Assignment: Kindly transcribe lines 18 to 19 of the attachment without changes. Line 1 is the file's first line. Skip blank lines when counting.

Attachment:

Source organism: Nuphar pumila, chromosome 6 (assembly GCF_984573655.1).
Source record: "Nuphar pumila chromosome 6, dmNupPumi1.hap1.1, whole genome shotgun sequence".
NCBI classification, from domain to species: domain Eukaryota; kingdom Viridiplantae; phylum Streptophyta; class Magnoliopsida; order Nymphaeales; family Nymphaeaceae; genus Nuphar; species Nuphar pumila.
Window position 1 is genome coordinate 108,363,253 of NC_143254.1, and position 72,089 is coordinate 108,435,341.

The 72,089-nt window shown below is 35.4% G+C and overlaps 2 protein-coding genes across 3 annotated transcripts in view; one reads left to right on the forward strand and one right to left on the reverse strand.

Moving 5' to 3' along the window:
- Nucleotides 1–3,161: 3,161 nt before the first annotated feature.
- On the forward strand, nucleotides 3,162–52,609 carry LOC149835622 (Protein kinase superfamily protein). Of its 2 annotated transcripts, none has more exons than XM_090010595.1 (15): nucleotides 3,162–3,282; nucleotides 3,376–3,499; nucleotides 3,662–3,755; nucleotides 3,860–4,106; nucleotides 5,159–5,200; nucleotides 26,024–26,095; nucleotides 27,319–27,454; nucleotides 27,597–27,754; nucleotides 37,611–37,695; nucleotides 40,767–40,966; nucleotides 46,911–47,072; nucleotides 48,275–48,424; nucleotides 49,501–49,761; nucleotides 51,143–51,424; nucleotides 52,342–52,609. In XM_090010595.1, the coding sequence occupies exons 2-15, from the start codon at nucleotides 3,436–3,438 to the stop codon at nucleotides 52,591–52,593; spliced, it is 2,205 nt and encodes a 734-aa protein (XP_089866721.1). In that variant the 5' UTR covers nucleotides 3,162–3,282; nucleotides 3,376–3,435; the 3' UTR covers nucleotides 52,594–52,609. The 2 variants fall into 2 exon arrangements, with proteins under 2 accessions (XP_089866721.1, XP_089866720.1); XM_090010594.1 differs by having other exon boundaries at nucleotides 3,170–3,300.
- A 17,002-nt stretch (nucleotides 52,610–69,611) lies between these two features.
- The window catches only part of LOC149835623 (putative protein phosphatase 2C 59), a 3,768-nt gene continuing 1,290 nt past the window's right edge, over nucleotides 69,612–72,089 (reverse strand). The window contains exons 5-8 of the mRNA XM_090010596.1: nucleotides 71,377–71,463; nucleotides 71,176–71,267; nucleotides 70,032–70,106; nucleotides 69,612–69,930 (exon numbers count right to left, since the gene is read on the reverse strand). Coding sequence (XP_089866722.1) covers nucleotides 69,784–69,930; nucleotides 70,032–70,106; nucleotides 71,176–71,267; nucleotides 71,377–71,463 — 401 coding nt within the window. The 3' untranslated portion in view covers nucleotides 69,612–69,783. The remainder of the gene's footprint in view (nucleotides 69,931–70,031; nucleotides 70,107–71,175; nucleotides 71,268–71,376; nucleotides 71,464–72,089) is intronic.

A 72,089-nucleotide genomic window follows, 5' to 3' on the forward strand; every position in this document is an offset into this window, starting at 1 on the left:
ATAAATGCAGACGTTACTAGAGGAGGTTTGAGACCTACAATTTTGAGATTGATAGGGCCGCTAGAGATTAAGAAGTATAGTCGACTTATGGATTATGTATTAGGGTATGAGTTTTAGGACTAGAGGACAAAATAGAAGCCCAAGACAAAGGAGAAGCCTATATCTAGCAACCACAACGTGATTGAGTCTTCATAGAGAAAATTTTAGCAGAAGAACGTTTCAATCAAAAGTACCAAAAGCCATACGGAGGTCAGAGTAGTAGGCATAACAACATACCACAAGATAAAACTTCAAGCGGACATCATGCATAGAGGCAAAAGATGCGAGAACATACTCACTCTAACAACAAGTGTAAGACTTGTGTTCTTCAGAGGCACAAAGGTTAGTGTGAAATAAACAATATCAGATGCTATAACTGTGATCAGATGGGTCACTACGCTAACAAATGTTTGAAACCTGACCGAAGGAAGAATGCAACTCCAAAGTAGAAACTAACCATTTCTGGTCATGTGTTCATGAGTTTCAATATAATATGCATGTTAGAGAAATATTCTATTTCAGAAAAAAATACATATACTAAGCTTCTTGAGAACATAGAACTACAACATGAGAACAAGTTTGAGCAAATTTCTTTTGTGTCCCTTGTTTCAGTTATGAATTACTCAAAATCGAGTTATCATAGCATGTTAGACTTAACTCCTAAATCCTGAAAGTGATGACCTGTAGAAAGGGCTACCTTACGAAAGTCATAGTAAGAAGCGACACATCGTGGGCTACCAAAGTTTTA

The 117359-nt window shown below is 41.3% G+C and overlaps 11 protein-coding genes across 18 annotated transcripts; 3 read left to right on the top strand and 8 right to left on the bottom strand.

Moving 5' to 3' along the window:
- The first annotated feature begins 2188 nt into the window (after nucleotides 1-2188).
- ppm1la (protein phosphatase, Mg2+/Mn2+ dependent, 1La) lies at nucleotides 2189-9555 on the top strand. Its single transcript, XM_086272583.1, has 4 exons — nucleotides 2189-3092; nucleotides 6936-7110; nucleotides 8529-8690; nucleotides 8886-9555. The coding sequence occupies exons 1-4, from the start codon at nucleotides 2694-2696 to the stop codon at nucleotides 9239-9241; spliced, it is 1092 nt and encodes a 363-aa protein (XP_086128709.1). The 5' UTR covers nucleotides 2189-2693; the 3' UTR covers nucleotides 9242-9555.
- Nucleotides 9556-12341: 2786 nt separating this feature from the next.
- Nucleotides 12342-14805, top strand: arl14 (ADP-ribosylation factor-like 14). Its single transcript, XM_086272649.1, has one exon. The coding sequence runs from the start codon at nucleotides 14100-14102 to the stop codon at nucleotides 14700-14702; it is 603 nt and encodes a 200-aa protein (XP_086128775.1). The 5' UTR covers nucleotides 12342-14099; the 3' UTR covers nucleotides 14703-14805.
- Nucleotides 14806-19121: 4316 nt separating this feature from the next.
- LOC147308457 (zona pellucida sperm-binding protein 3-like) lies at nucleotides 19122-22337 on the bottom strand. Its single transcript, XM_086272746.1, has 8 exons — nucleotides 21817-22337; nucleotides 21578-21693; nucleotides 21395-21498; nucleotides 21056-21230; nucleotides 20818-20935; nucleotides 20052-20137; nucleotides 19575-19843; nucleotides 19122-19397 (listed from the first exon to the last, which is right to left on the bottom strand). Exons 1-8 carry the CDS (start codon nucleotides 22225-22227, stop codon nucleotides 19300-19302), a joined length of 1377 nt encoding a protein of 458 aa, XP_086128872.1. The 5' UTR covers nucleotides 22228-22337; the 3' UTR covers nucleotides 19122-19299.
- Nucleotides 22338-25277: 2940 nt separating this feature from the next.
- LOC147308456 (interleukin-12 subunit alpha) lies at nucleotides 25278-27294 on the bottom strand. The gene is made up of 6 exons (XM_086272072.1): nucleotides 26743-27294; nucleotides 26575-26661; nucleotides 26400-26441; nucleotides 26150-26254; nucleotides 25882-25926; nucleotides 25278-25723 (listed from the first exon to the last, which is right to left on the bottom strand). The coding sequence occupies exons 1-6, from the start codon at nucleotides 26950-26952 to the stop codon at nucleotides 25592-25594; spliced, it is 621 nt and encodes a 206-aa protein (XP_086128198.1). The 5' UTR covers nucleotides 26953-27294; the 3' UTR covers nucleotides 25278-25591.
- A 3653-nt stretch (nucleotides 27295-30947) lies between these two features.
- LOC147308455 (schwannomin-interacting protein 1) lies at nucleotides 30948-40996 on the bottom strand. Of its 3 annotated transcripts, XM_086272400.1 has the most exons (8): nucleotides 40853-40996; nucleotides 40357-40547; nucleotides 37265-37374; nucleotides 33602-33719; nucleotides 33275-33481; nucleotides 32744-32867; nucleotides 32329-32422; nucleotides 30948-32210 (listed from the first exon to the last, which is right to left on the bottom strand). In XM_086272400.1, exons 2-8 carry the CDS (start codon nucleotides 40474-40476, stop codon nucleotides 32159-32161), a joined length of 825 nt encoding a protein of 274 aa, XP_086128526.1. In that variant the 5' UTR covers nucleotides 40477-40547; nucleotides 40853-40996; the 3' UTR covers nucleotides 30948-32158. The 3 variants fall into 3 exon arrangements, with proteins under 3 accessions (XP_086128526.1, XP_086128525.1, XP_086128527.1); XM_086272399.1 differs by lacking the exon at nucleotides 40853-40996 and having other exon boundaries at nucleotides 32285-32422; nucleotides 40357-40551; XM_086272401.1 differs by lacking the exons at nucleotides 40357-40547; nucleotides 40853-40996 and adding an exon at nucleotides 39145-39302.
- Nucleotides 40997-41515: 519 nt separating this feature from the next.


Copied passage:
- Nucleotides 12342-14805, top strand: arl14 (ADP-ribosylation factor-like 14). Its single transcript, XM_086272649.1, has one exon. The coding sequence runs from the start codon at nucleotides 14100-14102 to the stop codon at nucleotides 14700-14702; it is 603 nt and encodes a 200-aa protein (XP_086128775.1). The 5' UTR covers nucleotides 12342-14099; the 3' UTR covers nucleotides 14703-14805.
- Nucleotides 14806-19121: 4316 nt separating this feature from the next.